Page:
## The story of B

Weirdly, I’m going to start with math. So hold on. Who remembers high school algebra? The slope of a line has a pretty simple little formula: Y = M*X + B. In this, M is the slope of the line and B is the spot where the line crosses the vertical (y) axis. Think about a line that is very simple: y=x this means that when y=1, x=1 and when y=2, x=2 which is going to make a line that goes out at a 45 degree angle equally in both the vertical and horizontal directions. The spot where it’s going to cross the y axis is 0 because there’s no alteration of B. Since B is zero and since y=x and when x=0, y=0 so the spot where the line crosses the y axis is 0. Now picture the new equation y=x+1. In this when y=1, x=2 and when y=2 x =3. The spot where this crosses the y axis is 1. The whole line is moved up a spot from the y=x line. It’s not very complicated but that little number has a lot of power in shaping the line. Remember this for a few minutes.

As the GOP primary season ramps up, the idea of a flat tax is getting tossed around. A flat tax seems like a simple enough idea where everybody pays the same rate of tax independently of income. Those that earn more will pay more in dollars but not percent of income.

It’s put forth as a simplification of the extremely convoluted system that we currently operate under. As a bit of a primer, the current system has a tiers where higher rates are paid on earnings above various thresholds. It’s always bugged me when people complain about being in a higher tax bracket. They aren’t really. Only the income above that bracket is in the higher tax bracket. For instance, consider a system with two brackets. The first is for money under $30,000 with a 10% rate and the second is for money above $30.000 at a 20% rate. If you earn $40,000, you’ll pay 10% on the first $30,000 and 20% on the last $10,000 for a total of $5,000. What this doesn’t mean is that if you earn $30,001 you’ll pay 20% on the entire amount. You’ll only be paying that higher marginal rate on that single dollar.

If the system was only as complicated as these tiers of variable rates, it would fill no more than a few paragraphs. The real complexity of the tax codes come in the numerous exceptions and write-offs and credits and all the other fruits of labor of the lobbyists who’ve succeeded in carving out niches of benefits for their clients.

So a flat tax is commonly suggested as a solution to this tax code bloat by folks with a more economically conservative bent. There are some reasonable objections to be made to such a cut and dry system though. Because of their more limited means, the poor will pay a higher percentage of their operating budgets in taxes than the wealthy. It’s a compelling argument to tilting the tax code so that those who earn the least pay less in real percentile terms. The way this is currently accomplished is with a combination of tax credits and low rates for the first portion of income.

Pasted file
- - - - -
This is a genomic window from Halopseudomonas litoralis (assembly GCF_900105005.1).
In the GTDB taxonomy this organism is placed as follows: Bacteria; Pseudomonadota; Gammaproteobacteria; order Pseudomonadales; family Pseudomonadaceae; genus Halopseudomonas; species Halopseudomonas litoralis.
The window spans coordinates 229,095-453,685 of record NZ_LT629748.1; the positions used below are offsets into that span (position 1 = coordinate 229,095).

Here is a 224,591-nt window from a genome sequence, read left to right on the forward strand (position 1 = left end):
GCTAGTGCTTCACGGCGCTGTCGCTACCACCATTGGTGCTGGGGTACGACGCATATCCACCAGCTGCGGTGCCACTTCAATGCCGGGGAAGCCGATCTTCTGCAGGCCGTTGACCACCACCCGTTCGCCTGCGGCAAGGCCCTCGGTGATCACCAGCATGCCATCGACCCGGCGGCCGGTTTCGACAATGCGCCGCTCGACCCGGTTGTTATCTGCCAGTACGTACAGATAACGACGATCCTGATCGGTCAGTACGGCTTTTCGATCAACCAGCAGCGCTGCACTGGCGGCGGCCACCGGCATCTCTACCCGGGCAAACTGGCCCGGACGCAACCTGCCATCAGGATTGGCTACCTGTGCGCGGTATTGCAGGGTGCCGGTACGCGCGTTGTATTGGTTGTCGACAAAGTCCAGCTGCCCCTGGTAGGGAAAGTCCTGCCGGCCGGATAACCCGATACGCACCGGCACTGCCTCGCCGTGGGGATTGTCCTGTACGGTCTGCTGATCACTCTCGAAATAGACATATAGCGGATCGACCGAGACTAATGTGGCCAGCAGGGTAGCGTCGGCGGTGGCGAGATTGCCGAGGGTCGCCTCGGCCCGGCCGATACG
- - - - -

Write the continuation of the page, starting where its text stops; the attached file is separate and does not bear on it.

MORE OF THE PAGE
The thing is, this could be accomplished with a flat tax remarkably easily. If the goal is something simple yet still somewhat beneficial to the poor, a simple straight line system with zero allowed exemptions or credits could be wonderful. I might be willing to allow some write-offs, but let’s assume that are none in the following example with a a tax code written like this in its entirety:

All income earned per person in excess of $20,000 per year shall be taxed at a rate of 20%.

So let’s do some math: somebody making straight minimum wage would earn $15,080 per year and would pay nothing in taxes for a rate of 0%. Somebody making $30,000 would pay $2,000 (20% of the amount above the threshold which is $10,000) for a rate of 6.6%. Somebody making 60,000 would pay $6,000 in taxes for a rate of 10%. Somebody making $1,020,000 per year would pay $200.000 in taxes for just shy of a 20% rate.

So there you go, a progressively tiered rate system built into a flat income tax system. Best of both worlds, no?

The cool thing is that $20,000 could be anything we want. If you hark back to the math at the beginning, you’ll recall that B has some power. That starting point of the income tax is nothing more than B. If B is zero, everybody pays 20% which is what is often understood to be the classic flat tax system. But if that value is moved it up to just $8,000, the system would be set up to that those earning the minimum wage pay just about half the rate of everybody else (in a graduated change, as we saw above). If it were made $50,000, it would be a a system where very few paid taxes higher than single digits.

The question of the value of B and at what angle the line should move upward at are policy questions. A flat tax can be as nearly as distorted and as unfair as our current system, but it’s a bit of a misnomer to represent a flat line as always y=mx as opponents of a flat tax generally do. There is a B, and B matters.